Where’s the WordPress for iOS and Android? As a WordPress devotee and user, I’ve been seeking tools that would extend this platform and there are some (see OnSwipe) but it’s not a fluid solution and doesn’t feel like a real iPad app.

This has been a bit of a ramblin’ post and I apologize for not being more specific. It’s just that I seek out and try DOZENS of apps, tools and approaches every single quarter. I sign up for every beta, bend tools as much as I can without breaking them, but can’t seem to get delivered what I can visualize is needed by my clients or customers. 

Perhaps that’s a failing, but I think it’s also a failing of tools vendors and open source advocates. What are your thoughts?

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  1. PXLated on July 15, 2011 at 5:55 pm

    I think you’re somewhat romancing the early days of desktop publishing – Yes, you could do some limited publishing with a Mac, Pagemaker and a Laserwriter (Graeme & I did a 400 page IC spec book) but for most it was little flyers and newsletters usually done badly. Even years later when professional tools like Quark came along, we couldn’t necessarily do all the same things we did with traditional methods. And, postscript was somewhat buggy. In fact most service bureaus with Linotronics had postscript “programmers” on staff to tweak/debug the files and get them to run. It took years to get the tools up to professional speed & standards. I was early into all this and was invited to speak at Pratt Institute about how to use these tools & their limitations. The tools will come and probably faster than it did in desktop publishing. It seemed like an eternity then too.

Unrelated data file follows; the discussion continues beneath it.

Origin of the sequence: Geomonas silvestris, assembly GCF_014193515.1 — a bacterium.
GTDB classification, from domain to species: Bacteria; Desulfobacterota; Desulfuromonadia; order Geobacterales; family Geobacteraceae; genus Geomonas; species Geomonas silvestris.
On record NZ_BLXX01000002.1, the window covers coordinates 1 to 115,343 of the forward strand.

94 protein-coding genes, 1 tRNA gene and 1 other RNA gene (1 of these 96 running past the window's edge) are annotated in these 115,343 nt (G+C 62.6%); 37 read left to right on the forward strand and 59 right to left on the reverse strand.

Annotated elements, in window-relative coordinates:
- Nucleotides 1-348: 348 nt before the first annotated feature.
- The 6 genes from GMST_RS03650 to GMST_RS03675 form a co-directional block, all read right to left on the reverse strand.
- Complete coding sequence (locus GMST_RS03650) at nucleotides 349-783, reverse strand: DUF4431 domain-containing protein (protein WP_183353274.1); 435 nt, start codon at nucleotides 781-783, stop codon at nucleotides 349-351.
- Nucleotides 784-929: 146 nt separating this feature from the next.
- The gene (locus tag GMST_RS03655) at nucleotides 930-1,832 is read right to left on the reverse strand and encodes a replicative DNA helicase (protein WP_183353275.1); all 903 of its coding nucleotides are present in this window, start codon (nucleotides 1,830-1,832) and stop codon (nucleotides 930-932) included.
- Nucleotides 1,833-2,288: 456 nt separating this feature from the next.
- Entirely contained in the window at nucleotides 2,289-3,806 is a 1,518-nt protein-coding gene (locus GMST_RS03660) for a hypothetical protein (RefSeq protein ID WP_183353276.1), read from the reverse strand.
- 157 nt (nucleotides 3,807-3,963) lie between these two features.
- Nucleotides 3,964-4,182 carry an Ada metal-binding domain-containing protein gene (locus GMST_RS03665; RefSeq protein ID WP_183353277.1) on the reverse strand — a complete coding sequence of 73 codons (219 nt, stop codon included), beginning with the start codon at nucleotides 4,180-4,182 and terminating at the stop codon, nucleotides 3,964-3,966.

An aside – The web has been a designers nightmare – In addition to having to code html/css, it was developed by techies with absolutely no clue to the visual arts, typography, and traditional publishing at all – unlike Steve Jobs taking a calligraphy course and understanding/ appreciating the finer points and getting those into desktop publishing. They basically threw out everything, 100s of years of publishing refinements. You still see this today in Google. Many designers/marketers turned to Flash as an alternative. To this day, and even with html5, we’re nowhere near where we should be, still decades behind print.

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About Steve Borsch

Strategist. Learner. Idea Guy. Salesman. Connector of Dots. Friend. Husband & Dad. CEO. Janitor. More here.

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Podcasting hit the mainstream in July of 2005 when Apple added podcast show support within iTunes. I'd seen this coming so started podcasting in May of 2005 and kept going until August of 2007. Unfortunately was never 'discovered' by national broadcasters, but made a delightfully large number of connections with people all over the world because of these shows. Click here to view the archive of my podcast posts.